Sunday, November 30, 2008

And There Yugo

I actually rode in one once. Up a steep hill with at least two other passengers plus the driver. It was a slow trip, but we made it.

From Derek.

Crunch Time

The mood was modestly upbeat among the kinfolk and the kind strangers who roped me into conversation, betraying little distress over the prospect that next Thanksgiving many of us may be living in rusty sheds and hunting squirrel for food, depending on how all those stimulus packages go.
I can always count James Wolcott for a sane perspective.

Silk Stalking

In case you ever doubted that: (a) some people have entirely too much free time, and/or (b) there's a Web site devoted to just about everything.

From Laura.

From Leslie.

Saturday, November 29, 2008

End Times

That we have slightly more than one President for the moment is mostly a consequence of the extraordinary economic times. Even if George Washington were the incumbent, the markets would want to know what John Adams was planning to do after his Inauguration. And yet this final humiliation seems particularly appropriate for George W. Bush. At the end of a presidency of stupefying ineptitude, he has become the lamest of all possible ducks.

Testing ... Testing ...

I aced this.*

* The second time around. Did better than the November average on my first effort, but not by much. Crappy public schools.

Thanks to Terry for adding to an already crushing sense of inadequacy.
On a tube train actor Ralph Richardson attacks comic actor Jack Hulbert.
They are being directed by Walter Forde (aka Thomas Seymour) in the
Gaumont British film Alias Bulldog Drummond (aka Bulldog Jack)
at Shepherd's Bush Studios, 1935. (William Vanderson)

From Riley.

Friday, November 28, 2008

Thursday, November 27, 2008

Dark Habit

"You see, this is my life. It always will be. There's nothing else. Just us ... and the cameras ... and those wonderful people out there in the dark."

Norma Desmond, Sunset Boulevard

We didn't realize at the time that we were starting a tradition.

A couple of Thanksgivings ago, sifting through a stack of videos, we picked The Silence of the Lambs. Not your typical holiday flick, but we enjoyed it thoroughly - and now we make a point of screening something inappropriate. This time we watched Sunset Boulevard before dinner and In Cold Blood* after.

* The original, of course. Did you really have to ask?

Thanks to Marty for the transcription - and for the company.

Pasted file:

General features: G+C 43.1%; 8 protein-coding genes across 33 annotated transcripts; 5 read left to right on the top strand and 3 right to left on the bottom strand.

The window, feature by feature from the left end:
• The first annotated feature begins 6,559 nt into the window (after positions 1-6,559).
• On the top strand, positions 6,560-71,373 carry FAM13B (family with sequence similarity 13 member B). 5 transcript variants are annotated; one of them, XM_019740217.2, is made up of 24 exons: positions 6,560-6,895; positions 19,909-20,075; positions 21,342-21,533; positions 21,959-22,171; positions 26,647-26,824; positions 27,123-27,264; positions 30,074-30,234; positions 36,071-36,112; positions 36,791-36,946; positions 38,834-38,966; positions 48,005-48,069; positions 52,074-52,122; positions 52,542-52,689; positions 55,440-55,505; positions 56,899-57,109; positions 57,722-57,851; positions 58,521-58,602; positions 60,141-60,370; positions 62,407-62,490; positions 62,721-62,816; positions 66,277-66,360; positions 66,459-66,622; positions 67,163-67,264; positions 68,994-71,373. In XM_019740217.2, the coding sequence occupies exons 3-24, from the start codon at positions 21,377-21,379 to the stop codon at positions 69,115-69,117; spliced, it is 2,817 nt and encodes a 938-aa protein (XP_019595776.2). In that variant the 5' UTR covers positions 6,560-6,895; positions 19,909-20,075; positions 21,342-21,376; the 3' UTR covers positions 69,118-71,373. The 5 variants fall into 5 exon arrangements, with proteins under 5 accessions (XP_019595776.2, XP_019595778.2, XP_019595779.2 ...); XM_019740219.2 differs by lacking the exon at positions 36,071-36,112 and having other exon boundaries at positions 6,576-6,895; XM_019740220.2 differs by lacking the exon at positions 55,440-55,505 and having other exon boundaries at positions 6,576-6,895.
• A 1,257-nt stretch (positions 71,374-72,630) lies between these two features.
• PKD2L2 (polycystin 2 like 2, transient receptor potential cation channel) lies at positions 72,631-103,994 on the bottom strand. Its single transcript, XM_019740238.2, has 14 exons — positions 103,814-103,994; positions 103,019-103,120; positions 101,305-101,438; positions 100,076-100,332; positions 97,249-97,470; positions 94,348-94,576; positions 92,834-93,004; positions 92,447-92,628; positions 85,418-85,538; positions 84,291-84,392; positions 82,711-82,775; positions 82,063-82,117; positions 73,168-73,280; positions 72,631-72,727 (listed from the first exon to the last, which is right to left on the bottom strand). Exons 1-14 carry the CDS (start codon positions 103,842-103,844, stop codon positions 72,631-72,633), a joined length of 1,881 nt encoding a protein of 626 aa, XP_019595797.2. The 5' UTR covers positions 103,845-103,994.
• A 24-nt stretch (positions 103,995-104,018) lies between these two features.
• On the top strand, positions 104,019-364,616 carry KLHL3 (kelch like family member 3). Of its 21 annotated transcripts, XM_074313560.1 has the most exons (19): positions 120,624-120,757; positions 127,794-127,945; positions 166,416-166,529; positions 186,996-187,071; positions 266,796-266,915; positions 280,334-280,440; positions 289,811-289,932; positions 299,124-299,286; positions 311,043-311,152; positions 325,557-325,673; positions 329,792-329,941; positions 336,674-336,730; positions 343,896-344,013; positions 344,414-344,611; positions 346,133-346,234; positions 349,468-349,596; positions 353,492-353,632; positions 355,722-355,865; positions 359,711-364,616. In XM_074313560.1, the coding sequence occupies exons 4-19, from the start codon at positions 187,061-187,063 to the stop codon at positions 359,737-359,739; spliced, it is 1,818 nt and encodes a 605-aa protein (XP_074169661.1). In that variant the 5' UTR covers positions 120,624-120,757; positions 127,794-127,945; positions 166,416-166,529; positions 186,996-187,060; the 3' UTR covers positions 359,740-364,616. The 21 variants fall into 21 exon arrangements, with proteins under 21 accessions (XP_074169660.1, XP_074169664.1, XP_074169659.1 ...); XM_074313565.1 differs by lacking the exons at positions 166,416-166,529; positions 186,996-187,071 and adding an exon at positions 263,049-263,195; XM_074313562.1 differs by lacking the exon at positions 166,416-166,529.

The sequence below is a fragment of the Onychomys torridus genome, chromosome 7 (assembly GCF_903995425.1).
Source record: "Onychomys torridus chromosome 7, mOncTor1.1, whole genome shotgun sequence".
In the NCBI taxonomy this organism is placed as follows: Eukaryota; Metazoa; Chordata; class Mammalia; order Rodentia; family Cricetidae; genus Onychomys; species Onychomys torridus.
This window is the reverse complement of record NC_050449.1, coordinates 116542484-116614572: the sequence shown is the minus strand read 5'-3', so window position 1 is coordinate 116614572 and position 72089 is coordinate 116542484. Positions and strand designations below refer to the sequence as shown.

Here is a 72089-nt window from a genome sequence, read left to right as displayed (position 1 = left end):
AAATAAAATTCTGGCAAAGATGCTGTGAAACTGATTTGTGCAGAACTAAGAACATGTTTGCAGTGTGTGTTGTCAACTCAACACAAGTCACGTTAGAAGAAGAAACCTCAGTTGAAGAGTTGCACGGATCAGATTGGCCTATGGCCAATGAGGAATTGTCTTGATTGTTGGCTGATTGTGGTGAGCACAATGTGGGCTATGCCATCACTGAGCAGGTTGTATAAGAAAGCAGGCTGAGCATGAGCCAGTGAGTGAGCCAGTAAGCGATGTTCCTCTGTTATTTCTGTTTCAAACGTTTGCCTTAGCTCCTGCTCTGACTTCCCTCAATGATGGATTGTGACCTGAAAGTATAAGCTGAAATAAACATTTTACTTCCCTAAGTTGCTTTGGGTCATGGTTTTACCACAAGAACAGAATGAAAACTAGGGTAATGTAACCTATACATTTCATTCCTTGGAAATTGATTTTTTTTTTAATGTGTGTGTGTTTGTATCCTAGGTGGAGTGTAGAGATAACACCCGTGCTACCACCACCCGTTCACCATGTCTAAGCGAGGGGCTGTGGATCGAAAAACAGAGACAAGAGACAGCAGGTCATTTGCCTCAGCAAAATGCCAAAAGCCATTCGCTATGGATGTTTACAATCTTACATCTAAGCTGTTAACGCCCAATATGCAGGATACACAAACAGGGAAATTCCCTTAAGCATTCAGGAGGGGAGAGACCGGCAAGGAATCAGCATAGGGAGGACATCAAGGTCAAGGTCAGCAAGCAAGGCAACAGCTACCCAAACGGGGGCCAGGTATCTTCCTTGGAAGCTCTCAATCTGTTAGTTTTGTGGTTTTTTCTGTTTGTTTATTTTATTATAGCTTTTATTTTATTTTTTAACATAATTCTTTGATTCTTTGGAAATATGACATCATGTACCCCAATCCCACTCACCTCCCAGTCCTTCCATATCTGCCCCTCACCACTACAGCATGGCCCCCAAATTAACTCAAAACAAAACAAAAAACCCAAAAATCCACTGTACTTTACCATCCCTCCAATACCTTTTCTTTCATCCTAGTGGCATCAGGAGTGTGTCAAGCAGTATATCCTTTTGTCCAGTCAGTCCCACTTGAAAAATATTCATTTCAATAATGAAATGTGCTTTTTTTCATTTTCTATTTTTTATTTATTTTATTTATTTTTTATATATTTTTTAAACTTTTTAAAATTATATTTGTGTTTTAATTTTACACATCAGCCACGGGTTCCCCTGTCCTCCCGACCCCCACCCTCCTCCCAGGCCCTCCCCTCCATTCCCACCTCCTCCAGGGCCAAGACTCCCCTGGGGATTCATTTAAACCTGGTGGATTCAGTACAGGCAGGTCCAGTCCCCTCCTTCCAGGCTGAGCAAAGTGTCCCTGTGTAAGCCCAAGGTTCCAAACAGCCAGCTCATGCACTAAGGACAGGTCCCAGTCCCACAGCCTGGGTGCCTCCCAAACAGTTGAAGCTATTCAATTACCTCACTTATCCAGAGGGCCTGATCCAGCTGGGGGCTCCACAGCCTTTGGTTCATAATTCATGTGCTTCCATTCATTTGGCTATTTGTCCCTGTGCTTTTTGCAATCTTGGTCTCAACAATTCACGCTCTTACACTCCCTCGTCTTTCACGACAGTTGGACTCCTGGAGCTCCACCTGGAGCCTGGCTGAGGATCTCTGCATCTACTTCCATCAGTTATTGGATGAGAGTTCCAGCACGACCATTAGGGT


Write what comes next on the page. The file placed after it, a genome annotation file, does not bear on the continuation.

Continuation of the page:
The Queen and I

Good times.

From Riley.

Hold It Right There

What a kick.

From Derek.

Wednesday, November 26, 2008

Zapata Rex

Cloudy eyes, sharp mind
And still the boss of us all
Zap’s fourteen today

Sunday, November 23, 2008

"Glory is fleeting, but obscurity is forever."

Napoleon Bonaparte

Today's Top Story

From Alan.

Noteworthy Names

Winona Fogg
Storm Sears
Tanner Blaze
Violet Glaze
Diablo Bell
Tisa Horky
Crystal Forgy
Lulu Fluckey
Princess Savoy
Geoff Grewcock
Mary Pettus Cocke
Dick Joy
Dick Hyde
Amy Abel
Birdie Nuckols
Dusty Rhodes
Nobby Stiles
(Ms.) O'Neal Foglesong
Cozy Baker
Savora Matzo
Serenity Morsell
Grace Proud
Blessing Gross
Fairey Swann
Hazel Stone
French Stone
Napoleon Prince
Napoleon Royal
Rexie King
Tyler Taylor
Molly Jolly
Mary Ferry
Mary Berry
Terry Berry
Iris Berry
Prunella Scales
Raine Worme
Rhonda Wilt Keister
Hurdalene Chester
Pernevlyn Coggins
Rhodetta Grasty
Elervisia Cleckley
Icelia Foy
Jinjer Snapp-LaPlace
Ginger Fox
Delite Fox
Elwyn Tinklenberg
Penda Hair
Dr. G.D. Batty
Dr. Edward Staab
Angel Staab
Dawn Venus
Crystale Rose
May Pearl Flower
Amber Olive Greene
Sandra Tsing Loh
Pearl Farmer
Forrest Hunter
Forrest Fewster
Kareema Wheat
Mary Divine
Vardell McPhatter III
Lt. Col. Early Losey
Angeline High
Phil Hollows

Betty White, budget analyst
Thomas Jefferson
Mary Magdelene
Daisy Miller
Nancy Dew
John E. Carson
Kevin J. Bacon
Anthony Perkins

Stuart C. Law, attorney
William W. Headline, journalist
Herb Score, baseball player

Thanks to all who contributed.

Almost Infamous


From Peggy.

Saturday, November 22, 2008